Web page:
IN RE: Ruth LEVENSON, Deceased. Alvin Ross, Appellant; Susan Pinieri, et al., Respondents.
In a probate proceeding, the petitioner, Alvin Ross, appeals from an order of the Surrogate's Court, Orange County (Slobod, S.), dated February 15, 2001, which denied his motion to dismiss the objectants' objections.
ORDERED that the order is reversed, on the law, with costs payable by the objectants personally, the motion is granted, and the objections are dismissed.
The objectants object to the probate of their mother's will, executed more than two years before her death, on November 3, 1997. The will left all of the decedent's testamentary assets to the objectants, in equal shares. However, the will directed that estate or inheritance taxes be paid out of “the corpus of my estate” and not by “any individual gift or legatee”. Further, the will named the decedent's companion of five years as her executor. The will was prepared and executed under the supervision of an attorney. Therefore, it is presumed that its execution complied with statutory provisions (see, Matter of Ziele, 242 A.D.2d 576, 662 N.Y.S.2d 530).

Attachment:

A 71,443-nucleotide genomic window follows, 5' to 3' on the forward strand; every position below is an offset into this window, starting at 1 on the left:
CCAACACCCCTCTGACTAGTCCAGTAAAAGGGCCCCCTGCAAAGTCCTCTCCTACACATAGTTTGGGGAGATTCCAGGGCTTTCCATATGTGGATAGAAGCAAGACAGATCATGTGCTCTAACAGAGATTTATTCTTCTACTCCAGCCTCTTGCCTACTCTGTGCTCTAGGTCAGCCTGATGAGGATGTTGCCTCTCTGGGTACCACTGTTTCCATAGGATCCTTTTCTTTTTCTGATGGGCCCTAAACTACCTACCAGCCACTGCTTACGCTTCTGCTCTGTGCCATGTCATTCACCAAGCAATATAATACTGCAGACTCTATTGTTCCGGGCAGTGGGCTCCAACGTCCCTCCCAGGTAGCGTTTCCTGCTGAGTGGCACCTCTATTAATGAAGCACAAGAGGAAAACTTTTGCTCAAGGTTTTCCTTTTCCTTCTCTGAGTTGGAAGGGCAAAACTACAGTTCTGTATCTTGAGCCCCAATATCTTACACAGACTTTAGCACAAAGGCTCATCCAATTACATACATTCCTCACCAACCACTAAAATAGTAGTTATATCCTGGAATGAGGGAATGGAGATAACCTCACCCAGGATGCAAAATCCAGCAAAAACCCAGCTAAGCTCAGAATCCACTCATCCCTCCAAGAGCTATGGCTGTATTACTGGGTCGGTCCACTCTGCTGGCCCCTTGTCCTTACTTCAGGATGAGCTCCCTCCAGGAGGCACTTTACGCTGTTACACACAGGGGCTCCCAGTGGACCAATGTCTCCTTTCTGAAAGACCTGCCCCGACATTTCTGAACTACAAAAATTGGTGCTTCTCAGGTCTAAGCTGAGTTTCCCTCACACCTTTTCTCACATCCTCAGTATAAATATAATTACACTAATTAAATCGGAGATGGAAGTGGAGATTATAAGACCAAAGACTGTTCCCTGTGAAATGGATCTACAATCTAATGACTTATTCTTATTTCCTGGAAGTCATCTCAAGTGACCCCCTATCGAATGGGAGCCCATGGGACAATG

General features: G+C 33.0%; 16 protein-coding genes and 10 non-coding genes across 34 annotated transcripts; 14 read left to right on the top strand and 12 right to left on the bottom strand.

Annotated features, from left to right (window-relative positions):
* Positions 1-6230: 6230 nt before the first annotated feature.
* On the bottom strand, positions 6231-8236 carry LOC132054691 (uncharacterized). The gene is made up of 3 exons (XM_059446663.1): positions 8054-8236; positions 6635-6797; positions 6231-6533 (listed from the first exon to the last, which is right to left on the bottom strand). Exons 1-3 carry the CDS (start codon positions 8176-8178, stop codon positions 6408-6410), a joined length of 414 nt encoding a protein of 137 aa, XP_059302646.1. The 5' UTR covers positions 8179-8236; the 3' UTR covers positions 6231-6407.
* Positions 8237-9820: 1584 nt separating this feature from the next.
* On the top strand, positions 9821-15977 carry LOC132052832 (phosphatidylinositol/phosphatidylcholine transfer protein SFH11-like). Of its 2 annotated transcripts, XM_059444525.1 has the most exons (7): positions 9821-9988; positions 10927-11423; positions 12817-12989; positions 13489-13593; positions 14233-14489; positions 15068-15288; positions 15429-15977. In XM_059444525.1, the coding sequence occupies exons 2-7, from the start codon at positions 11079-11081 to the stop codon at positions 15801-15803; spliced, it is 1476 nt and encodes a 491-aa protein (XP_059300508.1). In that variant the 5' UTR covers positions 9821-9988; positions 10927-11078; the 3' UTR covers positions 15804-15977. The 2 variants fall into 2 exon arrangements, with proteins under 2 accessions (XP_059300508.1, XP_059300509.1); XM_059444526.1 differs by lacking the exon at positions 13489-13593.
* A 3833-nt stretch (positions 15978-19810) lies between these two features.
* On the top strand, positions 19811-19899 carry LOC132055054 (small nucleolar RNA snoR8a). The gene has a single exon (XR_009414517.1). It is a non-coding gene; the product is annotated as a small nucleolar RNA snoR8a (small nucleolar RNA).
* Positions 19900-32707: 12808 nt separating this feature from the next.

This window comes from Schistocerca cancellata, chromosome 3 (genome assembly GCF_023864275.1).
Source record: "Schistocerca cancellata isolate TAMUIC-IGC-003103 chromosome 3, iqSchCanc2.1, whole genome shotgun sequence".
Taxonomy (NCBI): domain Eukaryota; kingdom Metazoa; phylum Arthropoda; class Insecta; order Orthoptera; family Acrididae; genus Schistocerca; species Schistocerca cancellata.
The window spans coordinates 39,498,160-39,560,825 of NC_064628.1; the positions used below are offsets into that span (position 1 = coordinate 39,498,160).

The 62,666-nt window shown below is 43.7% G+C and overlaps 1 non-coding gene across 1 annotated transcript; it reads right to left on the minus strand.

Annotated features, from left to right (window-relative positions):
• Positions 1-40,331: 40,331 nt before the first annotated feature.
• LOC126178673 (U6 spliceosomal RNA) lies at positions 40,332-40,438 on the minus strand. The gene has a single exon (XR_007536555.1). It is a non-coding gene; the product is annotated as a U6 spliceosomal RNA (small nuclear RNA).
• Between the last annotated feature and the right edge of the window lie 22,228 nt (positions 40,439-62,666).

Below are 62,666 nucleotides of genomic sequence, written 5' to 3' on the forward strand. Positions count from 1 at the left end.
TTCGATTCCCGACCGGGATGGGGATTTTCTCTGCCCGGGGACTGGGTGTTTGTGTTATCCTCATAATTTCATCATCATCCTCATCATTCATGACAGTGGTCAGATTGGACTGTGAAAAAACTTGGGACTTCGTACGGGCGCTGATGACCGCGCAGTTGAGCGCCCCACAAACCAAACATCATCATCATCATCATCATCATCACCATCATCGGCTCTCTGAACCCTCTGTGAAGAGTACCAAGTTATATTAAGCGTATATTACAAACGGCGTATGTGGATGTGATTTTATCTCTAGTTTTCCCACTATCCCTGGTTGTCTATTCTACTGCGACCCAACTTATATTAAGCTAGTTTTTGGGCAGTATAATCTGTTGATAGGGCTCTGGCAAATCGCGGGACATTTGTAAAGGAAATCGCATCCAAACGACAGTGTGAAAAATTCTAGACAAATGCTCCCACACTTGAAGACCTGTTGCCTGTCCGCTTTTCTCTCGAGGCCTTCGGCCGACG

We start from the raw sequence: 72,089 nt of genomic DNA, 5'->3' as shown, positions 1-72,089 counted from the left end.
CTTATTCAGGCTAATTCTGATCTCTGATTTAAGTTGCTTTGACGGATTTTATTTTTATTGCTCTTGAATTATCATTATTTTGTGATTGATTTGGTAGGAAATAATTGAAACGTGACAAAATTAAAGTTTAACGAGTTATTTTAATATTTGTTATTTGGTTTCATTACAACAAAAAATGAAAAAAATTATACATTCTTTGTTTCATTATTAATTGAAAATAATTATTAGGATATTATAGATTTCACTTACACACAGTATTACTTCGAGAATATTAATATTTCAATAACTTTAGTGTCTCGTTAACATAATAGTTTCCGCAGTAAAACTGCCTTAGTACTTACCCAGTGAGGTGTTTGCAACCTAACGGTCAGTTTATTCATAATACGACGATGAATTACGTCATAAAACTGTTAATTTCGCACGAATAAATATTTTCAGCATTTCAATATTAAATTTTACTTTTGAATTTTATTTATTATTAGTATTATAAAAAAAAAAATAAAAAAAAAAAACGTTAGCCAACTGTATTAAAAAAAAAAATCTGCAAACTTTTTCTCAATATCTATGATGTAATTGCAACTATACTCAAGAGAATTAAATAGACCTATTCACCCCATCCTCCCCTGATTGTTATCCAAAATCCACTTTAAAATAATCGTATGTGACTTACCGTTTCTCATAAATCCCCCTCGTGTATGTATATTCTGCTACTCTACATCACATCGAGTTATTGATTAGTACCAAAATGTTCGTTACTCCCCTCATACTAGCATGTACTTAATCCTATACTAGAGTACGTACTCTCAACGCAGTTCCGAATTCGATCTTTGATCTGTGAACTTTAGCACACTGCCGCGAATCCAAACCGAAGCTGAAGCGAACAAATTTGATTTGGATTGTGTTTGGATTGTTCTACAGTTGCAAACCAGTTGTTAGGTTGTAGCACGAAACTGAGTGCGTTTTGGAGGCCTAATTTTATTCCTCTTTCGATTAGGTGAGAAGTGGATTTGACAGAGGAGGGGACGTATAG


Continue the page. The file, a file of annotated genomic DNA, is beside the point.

The objectants asserted that the will should not be admitted to probate on the grounds of improper execution, lack of testamentary capacity, and fraud and undue influence. The petitioner moved to dismiss those objections. By order dated December 1, 2000, the Surrogate directed the objectants to submit an “affidavit of merit” in support of their objections, “supported by evidence and not just bare conclusory allegations”. The so-called affidavit of merit submitted by the objectants contains hearsay, speculation, and surmise. No allegations are made with respect to the preparation or execution of the will. The objectants allege that the decedent's doctor diagnosed her as suffering from mild Alzheimer's disease in 1996. However, the doctor is not identified, and his alleged statements are inadmissible hearsay.
In view of the complete inadequacy of the so-called affidavit of merit, the petitioner's motion to dismiss the objections should have been granted (see, Lesster v. Lesster, 178 App.Div. 438, 165 N.Y.S. 592).